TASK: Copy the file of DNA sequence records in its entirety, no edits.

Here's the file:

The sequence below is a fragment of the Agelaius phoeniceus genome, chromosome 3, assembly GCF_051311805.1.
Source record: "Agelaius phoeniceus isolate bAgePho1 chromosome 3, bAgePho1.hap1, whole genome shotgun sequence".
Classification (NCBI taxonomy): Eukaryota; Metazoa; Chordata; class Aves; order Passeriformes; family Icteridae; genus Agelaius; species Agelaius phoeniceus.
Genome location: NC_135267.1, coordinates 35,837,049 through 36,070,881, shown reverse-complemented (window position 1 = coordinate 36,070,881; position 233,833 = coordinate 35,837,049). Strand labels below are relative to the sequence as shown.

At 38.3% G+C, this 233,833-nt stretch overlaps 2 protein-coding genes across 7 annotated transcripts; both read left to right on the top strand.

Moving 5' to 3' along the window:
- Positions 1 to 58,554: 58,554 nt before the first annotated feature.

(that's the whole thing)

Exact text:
The sequence below is a fragment of the Agelaius phoeniceus genome, chromosome 3, assembly GCF_051311805.1.
Source record: "Agelaius phoeniceus isolate bAgePho1 chromosome 3, bAgePho1.hap1, whole genome shotgun sequence".
Classification (NCBI taxonomy): Eukaryota; Metazoa; Chordata; class Aves; order Passeriformes; family Icteridae; genus Agelaius; species Agelaius phoeniceus.
Genome location: NC_135267.1, coordinates 35,837,049 through 36,070,881, shown reverse-complemented (window position 1 = coordinate 36,070,881; position 233,833 = coordinate 35,837,049). Strand labels below are relative to the sequence as shown.

At 38.3% G+C, this 233,833-nt stretch overlaps 2 protein-coding genes across 7 annotated transcripts; both read left to right on the top strand.

Moving 5' to 3' along the window:
- Positions 1 to 58,554: 58,554 nt before the first annotated feature.